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Irisin Production During Exercise Boosts Brain Health

October 11, 2013

April Flowers for redOrbit.com – Your Universe Online

Exercise is good for nearly every part of your body, including your brain. According to researchers led by Harvard Medical School, a molecule called irisin is produced in the brain during endurance exercise and apparently has neuroprotective effects.

The research team, led by Dr. Bruce Spiegelman of the Dana-Farber Cancer Institute and Harvard Medical School, artificially increased the levels of irisin in the blood to activate genes involved in learning and memory. The research team hopes their results, published online in the journal Cell Metabolism, will be useful for designing drugs that use irisin to guard against neuro-degenerative diseases and improve cognition in the aging population.

Scientists have known for a while that exercise can boost cognitive function and lessen symptoms of neurological diseases like depression, stroke, and Alzheimer’s disease. What has been unclear, however, were the mechanisms underlying these effects. Researchers believe that one important player in these mechanisms is a growth factor named brain-derived neurotrophic factor (BDNF).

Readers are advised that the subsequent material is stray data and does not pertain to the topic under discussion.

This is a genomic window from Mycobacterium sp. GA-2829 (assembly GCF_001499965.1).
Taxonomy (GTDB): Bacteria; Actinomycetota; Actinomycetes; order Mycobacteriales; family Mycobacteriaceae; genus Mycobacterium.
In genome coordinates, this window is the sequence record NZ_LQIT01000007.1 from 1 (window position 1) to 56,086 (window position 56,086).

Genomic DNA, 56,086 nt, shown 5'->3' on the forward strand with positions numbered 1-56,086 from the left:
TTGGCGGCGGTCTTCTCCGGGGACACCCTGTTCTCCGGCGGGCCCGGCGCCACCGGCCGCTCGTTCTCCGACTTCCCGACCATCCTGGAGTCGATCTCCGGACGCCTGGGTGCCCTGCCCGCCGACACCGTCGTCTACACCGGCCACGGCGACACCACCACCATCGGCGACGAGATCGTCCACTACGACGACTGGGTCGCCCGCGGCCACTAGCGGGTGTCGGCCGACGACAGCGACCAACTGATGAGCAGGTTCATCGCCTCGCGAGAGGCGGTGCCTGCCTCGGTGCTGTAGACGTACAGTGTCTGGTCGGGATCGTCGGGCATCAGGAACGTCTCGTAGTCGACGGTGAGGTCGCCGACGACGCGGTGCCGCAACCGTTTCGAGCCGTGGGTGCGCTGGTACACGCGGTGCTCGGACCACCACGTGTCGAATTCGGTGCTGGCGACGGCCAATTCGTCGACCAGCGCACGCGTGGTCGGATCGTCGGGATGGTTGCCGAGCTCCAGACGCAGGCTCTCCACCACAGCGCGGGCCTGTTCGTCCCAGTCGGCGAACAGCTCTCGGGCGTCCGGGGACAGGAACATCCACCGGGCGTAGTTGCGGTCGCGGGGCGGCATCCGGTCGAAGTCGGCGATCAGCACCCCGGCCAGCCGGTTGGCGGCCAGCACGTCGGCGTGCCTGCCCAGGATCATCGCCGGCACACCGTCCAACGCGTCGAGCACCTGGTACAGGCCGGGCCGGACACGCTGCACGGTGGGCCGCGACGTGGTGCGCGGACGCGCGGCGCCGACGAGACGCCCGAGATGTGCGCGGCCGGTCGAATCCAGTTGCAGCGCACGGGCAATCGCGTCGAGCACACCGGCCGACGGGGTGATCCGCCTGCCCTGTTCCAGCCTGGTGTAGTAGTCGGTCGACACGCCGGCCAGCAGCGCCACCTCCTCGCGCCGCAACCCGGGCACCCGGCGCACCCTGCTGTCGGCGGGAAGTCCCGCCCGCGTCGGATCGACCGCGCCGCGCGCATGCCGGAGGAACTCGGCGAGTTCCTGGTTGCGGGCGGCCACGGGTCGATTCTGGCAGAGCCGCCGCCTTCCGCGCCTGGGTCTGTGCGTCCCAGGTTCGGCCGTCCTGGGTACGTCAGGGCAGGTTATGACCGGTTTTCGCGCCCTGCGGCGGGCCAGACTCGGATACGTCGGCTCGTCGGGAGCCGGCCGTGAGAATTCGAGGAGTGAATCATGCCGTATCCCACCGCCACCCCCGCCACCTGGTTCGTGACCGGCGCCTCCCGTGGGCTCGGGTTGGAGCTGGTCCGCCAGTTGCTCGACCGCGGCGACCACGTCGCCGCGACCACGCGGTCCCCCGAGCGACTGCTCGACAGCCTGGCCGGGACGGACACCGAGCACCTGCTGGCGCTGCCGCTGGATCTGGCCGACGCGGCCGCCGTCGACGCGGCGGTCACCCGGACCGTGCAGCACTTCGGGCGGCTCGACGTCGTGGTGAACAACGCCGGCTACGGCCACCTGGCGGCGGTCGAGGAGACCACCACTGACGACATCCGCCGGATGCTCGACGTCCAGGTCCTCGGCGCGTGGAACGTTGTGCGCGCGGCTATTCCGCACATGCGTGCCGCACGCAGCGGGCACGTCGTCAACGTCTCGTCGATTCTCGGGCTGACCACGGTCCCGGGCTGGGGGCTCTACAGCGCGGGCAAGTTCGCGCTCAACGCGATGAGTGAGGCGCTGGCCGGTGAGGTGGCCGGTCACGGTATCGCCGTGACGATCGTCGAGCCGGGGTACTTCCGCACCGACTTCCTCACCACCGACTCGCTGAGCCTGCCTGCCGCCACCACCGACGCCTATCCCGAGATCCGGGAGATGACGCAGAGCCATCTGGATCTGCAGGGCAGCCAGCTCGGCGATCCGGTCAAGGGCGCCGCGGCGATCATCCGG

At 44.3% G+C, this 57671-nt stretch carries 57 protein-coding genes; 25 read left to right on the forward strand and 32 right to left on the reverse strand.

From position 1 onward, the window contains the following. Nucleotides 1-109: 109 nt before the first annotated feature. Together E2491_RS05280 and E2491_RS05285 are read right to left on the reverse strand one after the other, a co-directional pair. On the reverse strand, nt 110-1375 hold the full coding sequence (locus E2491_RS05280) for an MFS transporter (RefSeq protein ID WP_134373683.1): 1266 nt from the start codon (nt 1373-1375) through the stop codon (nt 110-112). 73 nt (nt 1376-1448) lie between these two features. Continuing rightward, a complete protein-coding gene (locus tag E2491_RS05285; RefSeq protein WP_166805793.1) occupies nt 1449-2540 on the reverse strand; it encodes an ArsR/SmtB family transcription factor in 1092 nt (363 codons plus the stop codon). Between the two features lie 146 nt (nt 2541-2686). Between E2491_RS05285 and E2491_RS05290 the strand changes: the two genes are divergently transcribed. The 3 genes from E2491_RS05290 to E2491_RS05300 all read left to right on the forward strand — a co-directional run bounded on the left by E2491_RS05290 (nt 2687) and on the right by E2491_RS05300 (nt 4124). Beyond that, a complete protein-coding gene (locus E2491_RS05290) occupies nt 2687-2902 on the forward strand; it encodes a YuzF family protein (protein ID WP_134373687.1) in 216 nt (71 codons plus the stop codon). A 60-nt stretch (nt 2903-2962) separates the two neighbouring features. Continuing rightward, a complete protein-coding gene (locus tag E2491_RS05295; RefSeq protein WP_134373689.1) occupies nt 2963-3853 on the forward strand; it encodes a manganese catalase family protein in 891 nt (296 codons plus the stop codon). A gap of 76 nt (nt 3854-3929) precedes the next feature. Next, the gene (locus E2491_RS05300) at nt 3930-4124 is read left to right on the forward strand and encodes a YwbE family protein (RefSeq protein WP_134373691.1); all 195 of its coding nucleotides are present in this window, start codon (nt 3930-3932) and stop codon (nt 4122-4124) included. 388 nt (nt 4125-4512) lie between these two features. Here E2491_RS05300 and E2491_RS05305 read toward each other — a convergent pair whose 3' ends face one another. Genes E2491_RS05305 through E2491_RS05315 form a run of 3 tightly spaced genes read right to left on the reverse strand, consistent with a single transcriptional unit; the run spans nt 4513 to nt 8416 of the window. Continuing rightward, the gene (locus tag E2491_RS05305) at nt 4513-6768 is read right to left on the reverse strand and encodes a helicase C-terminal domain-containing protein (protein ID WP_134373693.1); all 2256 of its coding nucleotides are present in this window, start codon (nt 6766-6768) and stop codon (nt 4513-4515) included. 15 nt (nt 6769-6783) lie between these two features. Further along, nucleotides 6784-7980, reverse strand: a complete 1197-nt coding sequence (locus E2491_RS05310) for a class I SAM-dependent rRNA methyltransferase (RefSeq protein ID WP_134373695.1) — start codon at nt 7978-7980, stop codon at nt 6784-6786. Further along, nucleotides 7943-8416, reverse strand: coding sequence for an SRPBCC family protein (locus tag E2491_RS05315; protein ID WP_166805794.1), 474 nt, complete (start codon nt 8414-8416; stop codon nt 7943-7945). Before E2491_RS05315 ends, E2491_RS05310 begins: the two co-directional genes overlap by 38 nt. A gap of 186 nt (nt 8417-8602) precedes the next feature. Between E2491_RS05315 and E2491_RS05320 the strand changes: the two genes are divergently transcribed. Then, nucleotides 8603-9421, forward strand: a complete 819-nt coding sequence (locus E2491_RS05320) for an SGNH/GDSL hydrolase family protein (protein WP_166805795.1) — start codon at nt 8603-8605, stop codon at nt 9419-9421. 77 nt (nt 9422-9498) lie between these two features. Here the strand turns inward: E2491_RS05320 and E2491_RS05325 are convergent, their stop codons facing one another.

The researchers conducted experiments using mice, finding that a molecule called FNDC5 and its cleavage product, irisin, are elevated in the brain by endurance exercise and that they increase BDNF expression. In contrast, mice genetically modified to have low irisin levels in the brain had reduced levels of BDNF.

Raising levels of irisin in the circulation, according to the study, caused the molecule to cross the blood-brain barrier, where it increased expression of BDNF and activated genes involved in cognition.

“Our results indicate that FNDC5/irisin has the ability control a very important neuroprotective pathway in the brain,” says Dr. Spiegelman.

The team is planning further research to develop a stable form of the irisin protein that can be given to mice by injection and may augment the brain’s natural anti-degeneration pathways.


Source: April Flowers for redOrbit.com - Your Universe Online



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